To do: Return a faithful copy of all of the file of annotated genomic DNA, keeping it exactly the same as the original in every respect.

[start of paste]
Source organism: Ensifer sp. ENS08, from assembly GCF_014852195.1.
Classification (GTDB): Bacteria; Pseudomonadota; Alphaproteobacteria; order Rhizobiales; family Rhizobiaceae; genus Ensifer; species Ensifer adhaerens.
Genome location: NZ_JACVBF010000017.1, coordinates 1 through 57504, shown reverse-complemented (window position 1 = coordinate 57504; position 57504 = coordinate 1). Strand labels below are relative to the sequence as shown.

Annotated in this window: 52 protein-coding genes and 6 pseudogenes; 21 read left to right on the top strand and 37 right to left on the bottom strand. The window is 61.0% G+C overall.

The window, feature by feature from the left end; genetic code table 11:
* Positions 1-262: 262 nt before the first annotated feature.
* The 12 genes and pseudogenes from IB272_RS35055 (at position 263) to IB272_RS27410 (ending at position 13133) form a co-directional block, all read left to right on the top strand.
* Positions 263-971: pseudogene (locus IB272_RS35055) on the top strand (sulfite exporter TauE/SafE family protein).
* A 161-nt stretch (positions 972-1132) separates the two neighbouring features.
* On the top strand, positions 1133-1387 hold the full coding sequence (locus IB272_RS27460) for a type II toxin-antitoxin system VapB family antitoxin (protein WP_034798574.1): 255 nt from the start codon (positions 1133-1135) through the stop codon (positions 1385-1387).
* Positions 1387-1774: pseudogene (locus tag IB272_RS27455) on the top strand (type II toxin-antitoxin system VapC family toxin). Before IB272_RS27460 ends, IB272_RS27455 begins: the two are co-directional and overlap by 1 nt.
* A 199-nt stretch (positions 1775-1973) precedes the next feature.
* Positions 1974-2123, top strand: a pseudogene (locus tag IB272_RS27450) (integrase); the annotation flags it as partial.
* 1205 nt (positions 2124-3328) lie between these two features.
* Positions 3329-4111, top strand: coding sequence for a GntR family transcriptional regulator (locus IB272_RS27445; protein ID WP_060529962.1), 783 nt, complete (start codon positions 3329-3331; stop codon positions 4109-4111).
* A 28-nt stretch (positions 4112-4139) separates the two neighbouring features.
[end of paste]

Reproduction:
Source organism: Ensifer sp. ENS08, from assembly GCF_014852195.1.
Classification (GTDB): Bacteria; Pseudomonadota; Alphaproteobacteria; order Rhizobiales; family Rhizobiaceae; genus Ensifer; species Ensifer adhaerens.
Genome location: NZ_JACVBF010000017.1, coordinates 1 through 57504, shown reverse-complemented (window position 1 = coordinate 57504; position 57504 = coordinate 1). Strand labels below are relative to the sequence as shown.

Annotated in this window: 52 protein-coding genes and 6 pseudogenes; 21 read left to right on the top strand and 37 right to left on the bottom strand. The window is 61.0% G+C overall.

The window, feature by feature from the left end; genetic code table 11:
* Positions 1-262: 262 nt before the first annotated feature.
* The 12 genes and pseudogenes from IB272_RS35055 (at position 263) to IB272_RS27410 (ending at position 13133) form a co-directional block, all read left to right on the top strand.
* Positions 263-971: pseudogene (locus IB272_RS35055) on the top strand (sulfite exporter TauE/SafE family protein).
* A 161-nt stretch (positions 972-1132) separates the two neighbouring features.
* On the top strand, positions 1133-1387 hold the full coding sequence (locus IB272_RS27460) for a type II toxin-antitoxin system VapB family antitoxin (protein WP_034798574.1): 255 nt from the start codon (positions 1133-1135) through the stop codon (positions 1385-1387).
* Positions 1387-1774: pseudogene (locus tag IB272_RS27455) on the top strand (type II toxin-antitoxin system VapC family toxin). Before IB272_RS27460 ends, IB272_RS27455 begins: the two are co-directional and overlap by 1 nt.
* A 199-nt stretch (positions 1775-1973) precedes the next feature.
* Positions 1974-2123, top strand: a pseudogene (locus tag IB272_RS27450) (integrase); the annotation flags it as partial.
* 1205 nt (positions 2124-3328) lie between these two features.
* Positions 3329-4111, top strand: coding sequence for a GntR family transcriptional regulator (locus IB272_RS27445; protein ID WP_060529962.1), 783 nt, complete (start codon positions 3329-3331; stop codon positions 4109-4111).
* A 28-nt stretch (positions 4112-4139) separates the two neighbouring features.